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Today, July 18

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    10:03am
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    The Maine Working Class Update!
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    10:03am

    Sign up for our weekly newsletter and get the latest Maine labor news delivered right to your email box!

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    9:55am

    Thanks to Liles Taylor for sending us this.

    By JASON DUNN

    Food assistance through the SNAP program has been getting harder for some low-income Kentuckians to access over the past year because of new work reporting requirements. Thousands of families have lost benefits as a result.

    As changes to the SNAP program started taking effect over the last year, we have maintained that mandatory work reporting requirements create bureaucratic hurdles and deny people the help they need. New evidence that this policy isn’t working comes from a surprising source: the recipients and case workers closest to the program.

    It’s always good to find like-minded partners who can help demonstrate the impact of new policies, especially when they can elevate the voices of those most deeply involved. We’re thankful to find a new ally in messaging: Kentucky’s own current administration.

    Read more here.

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    9:53am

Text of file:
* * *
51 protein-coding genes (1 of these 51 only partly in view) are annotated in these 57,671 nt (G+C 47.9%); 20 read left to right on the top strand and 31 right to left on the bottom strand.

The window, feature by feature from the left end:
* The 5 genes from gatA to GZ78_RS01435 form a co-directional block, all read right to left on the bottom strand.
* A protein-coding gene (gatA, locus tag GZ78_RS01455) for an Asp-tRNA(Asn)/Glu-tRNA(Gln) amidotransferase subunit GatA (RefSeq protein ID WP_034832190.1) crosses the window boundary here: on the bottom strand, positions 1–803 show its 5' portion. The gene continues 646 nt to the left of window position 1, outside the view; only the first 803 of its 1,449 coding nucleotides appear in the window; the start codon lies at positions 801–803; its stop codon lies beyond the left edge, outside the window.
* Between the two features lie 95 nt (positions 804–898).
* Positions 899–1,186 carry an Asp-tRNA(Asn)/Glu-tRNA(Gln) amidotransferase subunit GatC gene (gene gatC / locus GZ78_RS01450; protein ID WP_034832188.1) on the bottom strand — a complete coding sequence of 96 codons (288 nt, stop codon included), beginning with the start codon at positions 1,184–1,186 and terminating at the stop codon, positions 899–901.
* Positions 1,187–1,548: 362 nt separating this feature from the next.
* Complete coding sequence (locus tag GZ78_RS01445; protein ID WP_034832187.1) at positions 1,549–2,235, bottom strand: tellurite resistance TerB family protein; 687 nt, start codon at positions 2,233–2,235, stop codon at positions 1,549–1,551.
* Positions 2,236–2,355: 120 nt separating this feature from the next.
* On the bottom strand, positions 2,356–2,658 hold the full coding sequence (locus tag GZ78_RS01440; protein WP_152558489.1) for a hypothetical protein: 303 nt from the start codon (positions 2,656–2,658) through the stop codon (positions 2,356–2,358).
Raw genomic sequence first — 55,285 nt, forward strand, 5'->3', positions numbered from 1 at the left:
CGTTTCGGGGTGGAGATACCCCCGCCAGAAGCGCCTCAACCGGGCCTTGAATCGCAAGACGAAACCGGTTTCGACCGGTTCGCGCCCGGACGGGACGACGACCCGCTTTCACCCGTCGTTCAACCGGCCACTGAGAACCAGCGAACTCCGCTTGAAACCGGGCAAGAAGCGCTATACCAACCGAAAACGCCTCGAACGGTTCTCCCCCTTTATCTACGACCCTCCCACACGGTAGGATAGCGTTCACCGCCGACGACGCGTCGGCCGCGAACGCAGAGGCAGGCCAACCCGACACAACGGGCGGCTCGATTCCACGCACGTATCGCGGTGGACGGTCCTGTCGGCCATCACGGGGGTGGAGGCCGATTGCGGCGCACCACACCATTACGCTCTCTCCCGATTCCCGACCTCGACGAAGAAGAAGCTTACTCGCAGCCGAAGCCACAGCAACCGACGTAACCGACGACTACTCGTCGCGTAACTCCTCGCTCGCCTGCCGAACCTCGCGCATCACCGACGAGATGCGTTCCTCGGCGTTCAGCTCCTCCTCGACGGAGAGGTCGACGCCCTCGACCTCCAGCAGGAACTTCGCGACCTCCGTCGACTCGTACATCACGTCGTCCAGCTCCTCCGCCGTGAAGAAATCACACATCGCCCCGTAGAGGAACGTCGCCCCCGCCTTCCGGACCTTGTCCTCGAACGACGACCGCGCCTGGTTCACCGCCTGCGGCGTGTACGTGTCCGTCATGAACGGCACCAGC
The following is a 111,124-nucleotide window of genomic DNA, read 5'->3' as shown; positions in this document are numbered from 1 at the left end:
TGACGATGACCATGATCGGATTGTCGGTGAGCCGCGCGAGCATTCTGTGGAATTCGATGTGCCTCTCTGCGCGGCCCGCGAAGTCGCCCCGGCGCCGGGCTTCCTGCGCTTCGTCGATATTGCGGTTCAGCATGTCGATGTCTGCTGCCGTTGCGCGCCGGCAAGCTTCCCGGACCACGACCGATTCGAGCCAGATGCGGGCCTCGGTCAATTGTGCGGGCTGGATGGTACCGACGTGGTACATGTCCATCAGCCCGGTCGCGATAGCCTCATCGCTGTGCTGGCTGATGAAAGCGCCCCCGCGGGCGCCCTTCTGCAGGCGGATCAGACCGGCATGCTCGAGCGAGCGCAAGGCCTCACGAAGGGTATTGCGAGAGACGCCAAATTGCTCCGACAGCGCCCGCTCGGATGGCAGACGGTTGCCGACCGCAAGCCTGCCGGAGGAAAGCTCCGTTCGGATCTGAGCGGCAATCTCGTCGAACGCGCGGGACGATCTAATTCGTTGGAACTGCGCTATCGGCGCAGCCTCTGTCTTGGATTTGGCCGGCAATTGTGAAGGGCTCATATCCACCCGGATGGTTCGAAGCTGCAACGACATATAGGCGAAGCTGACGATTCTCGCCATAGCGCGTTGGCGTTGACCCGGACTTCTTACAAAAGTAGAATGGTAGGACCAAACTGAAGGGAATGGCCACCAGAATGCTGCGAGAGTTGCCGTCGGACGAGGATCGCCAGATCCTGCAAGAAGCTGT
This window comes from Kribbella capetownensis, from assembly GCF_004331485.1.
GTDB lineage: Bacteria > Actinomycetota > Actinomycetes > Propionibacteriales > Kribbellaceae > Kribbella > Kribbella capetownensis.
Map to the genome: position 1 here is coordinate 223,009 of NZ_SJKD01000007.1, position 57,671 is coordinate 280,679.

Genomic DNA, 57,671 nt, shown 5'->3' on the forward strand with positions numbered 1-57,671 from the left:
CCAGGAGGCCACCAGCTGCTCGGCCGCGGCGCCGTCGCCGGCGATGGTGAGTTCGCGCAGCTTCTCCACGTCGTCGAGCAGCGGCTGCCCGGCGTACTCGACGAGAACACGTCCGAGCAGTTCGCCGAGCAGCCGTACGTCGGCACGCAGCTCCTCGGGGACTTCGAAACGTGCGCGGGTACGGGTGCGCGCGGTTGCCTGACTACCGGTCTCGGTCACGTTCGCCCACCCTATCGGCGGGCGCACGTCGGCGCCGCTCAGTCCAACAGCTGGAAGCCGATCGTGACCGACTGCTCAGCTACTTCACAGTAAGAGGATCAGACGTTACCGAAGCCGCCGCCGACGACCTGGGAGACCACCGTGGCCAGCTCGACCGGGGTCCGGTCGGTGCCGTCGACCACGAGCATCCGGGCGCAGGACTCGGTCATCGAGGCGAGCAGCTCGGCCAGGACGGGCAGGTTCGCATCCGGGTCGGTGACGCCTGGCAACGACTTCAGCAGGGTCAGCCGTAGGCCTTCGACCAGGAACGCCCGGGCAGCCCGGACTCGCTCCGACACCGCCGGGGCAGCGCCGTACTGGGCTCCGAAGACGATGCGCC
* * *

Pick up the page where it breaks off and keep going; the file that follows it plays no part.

Thanks to Liles Taylor for sending us this.

    By JOE GRAVISS and BUDDY WHEATLEY

    With Gov. Matt Bevin calling a special legislative session beginning Friday to pass his public pension plan, we are reminded of Henry Ford, who famously said his customers could have cars painted “any color, so long as it’s black.” 

    For weeks now, the debate has focused solely on the governor’s bill and a few tweaks he’s made. Legislators have been told that he wants an up-or-down vote on his bill, specifically, and that we would be free to make additional changes in 2020. But there are other, less bumpy routes leading to the same destination.

    The two of us serve on the General Assembly’s Public Pension Oversight Board and have a thorough understanding of the damage the governor’s bill would do if enacted.  We share the same goal of protecting our public health departments, rape crisis centers, domestic violence shelters, regional public universities and other quasi-governmental agencies from a crushing 68% increase in pension costs, starting in July. This bill, however, is not the way to do it.

    Read more here.

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    9:49am
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    9:48am